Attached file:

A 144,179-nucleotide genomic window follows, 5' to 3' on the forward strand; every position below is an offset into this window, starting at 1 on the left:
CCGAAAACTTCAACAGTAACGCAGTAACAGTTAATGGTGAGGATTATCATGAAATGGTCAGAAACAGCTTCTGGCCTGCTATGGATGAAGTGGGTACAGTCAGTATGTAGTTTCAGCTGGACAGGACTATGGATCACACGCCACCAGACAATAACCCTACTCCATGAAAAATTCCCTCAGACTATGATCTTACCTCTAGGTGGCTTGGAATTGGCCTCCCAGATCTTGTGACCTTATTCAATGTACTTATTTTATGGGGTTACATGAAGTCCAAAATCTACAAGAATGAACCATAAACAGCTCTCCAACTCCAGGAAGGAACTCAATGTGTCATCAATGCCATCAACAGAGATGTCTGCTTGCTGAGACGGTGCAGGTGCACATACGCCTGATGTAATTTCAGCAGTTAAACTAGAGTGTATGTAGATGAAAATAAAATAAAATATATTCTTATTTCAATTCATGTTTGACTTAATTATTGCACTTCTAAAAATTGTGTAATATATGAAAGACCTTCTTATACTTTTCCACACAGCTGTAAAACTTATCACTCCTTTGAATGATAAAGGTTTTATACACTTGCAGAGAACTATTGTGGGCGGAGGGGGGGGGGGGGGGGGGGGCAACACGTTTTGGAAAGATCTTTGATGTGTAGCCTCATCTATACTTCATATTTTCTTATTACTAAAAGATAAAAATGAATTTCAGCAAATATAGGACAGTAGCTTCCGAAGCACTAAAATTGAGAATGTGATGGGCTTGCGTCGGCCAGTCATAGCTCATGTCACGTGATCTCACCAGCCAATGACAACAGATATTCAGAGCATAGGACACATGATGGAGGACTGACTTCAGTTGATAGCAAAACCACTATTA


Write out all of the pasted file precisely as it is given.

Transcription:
A 144,179-nucleotide genomic window follows, 5' to 3' on the forward strand; every position below is an offset into this window, starting at 1 on the left:
CCGAAAACTTCAACAGTAACGCAGTAACAGTTAATGGTGAGGATTATCATGAAATGGTCAGAAACAGCTTCTGGCCTGCTATGGATGAAGTGGGTACAGTCAGTATGTAGTTTCAGCTGGACAGGACTATGGATCACACGCCACCAGACAATAACCCTACTCCATGAAAAATTCCCTCAGACTATGATCTTACCTCTAGGTGGCTTGGAATTGGCCTCCCAGATCTTGTGACCTTATTCAATGTACTTATTTTATGGGGTTACATGAAGTCCAAAATCTACAAGAATGAACCATAAACAGCTCTCCAACTCCAGGAAGGAACTCAATGTGTCATCAATGCCATCAACAGAGATGTCTGCTTGCTGAGACGGTGCAGGTGCACATACGCCTGATGTAATTTCAGCAGTTAAACTAGAGTGTATGTAGATGAAAATAAAATAAAATATATTCTTATTTCAATTCATGTTTGACTTAATTATTGCACTTCTAAAAATTGTGTAATATATGAAAGACCTTCTTATACTTTTCCACACAGCTGTAAAACTTATCACTCCTTTGAATGATAAAGGTTTTATACACTTGCAGAGAACTATTGTGGGCGGAGGGGGGGGGGGGGGGGGGGGCAACACGTTTTGGAAAGATCTTTGATGTGTAGCCTCATCTATACTTCATATTTTCTTATTACTAAAAGATAAAAATGAATTTCAGCAAATATAGGACAGTAGCTTCCGAAGCACTAAAATTGAGAATGTGATGGGCTTGCGTCGGCCAGTCATAGCTCATGTCACGTGATCTCACCAGCCAATGACAACAGATATTCAGAGCATAGGACACATGATGGAGGACTGACTTCAGTTGATAGCAAAACCACTATTA